Adam Holzman

Classical guitarists and music students Stephen Krishnan and Robby Brown will perform back-to-back at the Cactus Café Thursday. Initially both Krishnan and Brown had no intentions of becoming professional guitarists but now hope to teach classical guitar in the future. 

Photo Credit: Jonathan Garza | Daily Texan Staff

Stephen Krishnan was 4 years old when he first began playing the classical guitar. Krishnan — now a UT senior pursuing his Bachelor of Music in guitar performance — met classical guitarist Robby Brown, who is pursuing the master’s degree at the Butler School of Music, when he came to UT. Brown and Krishnan perform back-to-back at the Cactus Cafe on Thursday, setting the stage for acclaimed classical guitarist Alexander Milovanov from Belarus.

As a freshman in high school, Brown began playing the electric guitar, became interested in jazz guitar and began to study jazz music in his senior year. 

“I just wanted to explore music in a deeper way and learn different styles of guitar playing,” Brown said.

Hailing from a family of artists and musicians, Brown began his undergraduate studies at The University of Southern Mississippi as a jazz studies major, learning classical guitar on the side because it was a
required elective.

“As time went on, I realized I love to play it, and I just kept on practicing and practicing, and eventually classical guitar took over,” Brown said. 

Brown switched his major to guitar performance his junior year. He later
auditioned for and joined
UT’s master’s program.

Krishnan, on the other hand, has been playing classical guitar since childhood. He began training in classical guitar with the Suzuki Program, an early childhood music program, when he
was 4.

“I never went into taking guitar lessons with the expectations of becoming a professional guitarist,” Krishnan said. “My family wanted me to learn to play a classical instrument, and it was originally going to be violin. None of us had any idea what the classical guitar was at that time, but, when we went to a music school in Connecticut and heard one of the performers play the classical guitar, my parents and I just fell in love with the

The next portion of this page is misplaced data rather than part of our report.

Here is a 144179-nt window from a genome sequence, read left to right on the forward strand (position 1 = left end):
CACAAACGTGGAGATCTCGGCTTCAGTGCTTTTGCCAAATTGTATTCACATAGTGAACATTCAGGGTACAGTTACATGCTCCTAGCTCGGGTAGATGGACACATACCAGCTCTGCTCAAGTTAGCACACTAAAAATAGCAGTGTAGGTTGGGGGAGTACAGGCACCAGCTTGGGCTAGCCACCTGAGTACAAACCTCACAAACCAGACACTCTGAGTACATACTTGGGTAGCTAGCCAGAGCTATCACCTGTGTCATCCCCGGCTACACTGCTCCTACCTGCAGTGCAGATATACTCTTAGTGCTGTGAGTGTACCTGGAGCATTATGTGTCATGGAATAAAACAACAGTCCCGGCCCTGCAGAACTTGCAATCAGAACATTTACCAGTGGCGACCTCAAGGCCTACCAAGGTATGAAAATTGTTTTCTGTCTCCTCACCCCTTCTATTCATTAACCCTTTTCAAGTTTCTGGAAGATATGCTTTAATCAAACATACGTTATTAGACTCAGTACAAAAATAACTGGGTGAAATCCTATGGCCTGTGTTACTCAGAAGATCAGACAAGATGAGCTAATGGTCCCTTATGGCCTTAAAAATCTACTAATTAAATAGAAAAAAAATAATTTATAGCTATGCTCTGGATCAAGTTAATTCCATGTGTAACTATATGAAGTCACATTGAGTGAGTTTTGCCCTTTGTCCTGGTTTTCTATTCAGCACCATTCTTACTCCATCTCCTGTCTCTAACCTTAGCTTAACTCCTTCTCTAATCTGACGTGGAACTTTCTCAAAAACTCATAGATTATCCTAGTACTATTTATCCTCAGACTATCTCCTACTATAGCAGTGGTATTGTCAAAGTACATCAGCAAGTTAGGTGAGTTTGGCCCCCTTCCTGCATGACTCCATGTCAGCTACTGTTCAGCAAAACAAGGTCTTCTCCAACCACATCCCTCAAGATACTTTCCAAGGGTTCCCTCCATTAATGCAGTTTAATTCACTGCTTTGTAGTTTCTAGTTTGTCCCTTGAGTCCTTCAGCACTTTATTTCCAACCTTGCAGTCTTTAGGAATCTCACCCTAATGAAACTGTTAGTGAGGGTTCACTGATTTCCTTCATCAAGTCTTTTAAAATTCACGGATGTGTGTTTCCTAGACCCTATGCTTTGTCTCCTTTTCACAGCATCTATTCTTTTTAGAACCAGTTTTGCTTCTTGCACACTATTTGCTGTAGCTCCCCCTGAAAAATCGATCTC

instrument instantly.” 

Krishnan continued the Suzuki Program until he was 16 years old. He knew he wanted to pursue his undergraduate studies in music, and he began applying to various schools. He finally chose UT because he wanted to train under guitar professor Adam Holzman. The classical music scene in Austin also offered him numerous opportunities to teach and learn the classical guitar, according
to Krishnan.

Both Krishnan and Brown now compete in guitar competitions. Krishnan competes as a part of the UT Guitar Quartet, an undergraduate-only ensemble, while Brown competes in solo competitions. He recently won the Classical Minds Festival and Competition held in Houston in June 2013.

Krishnan and Brown are both part of the UT Guitar Studio led by Holzman. They each spend up to six hours every day perfecting
their craft. 

“Classical music is seen as an elite form of music, but people should seek out and experience classical music for what it is,” Brown said. “Being surrounded by all the great guitar players in the studio and having a good teacher who knows how to make a guitar player sound great is a really
great motivator.”

Holzman has been working with Brown for a year and half and with Krishnan for three and a half years.

“They are both hardworking,” Holzman said. “You have to be incredibly inquisitive, talented, musical, disciplined and hardworking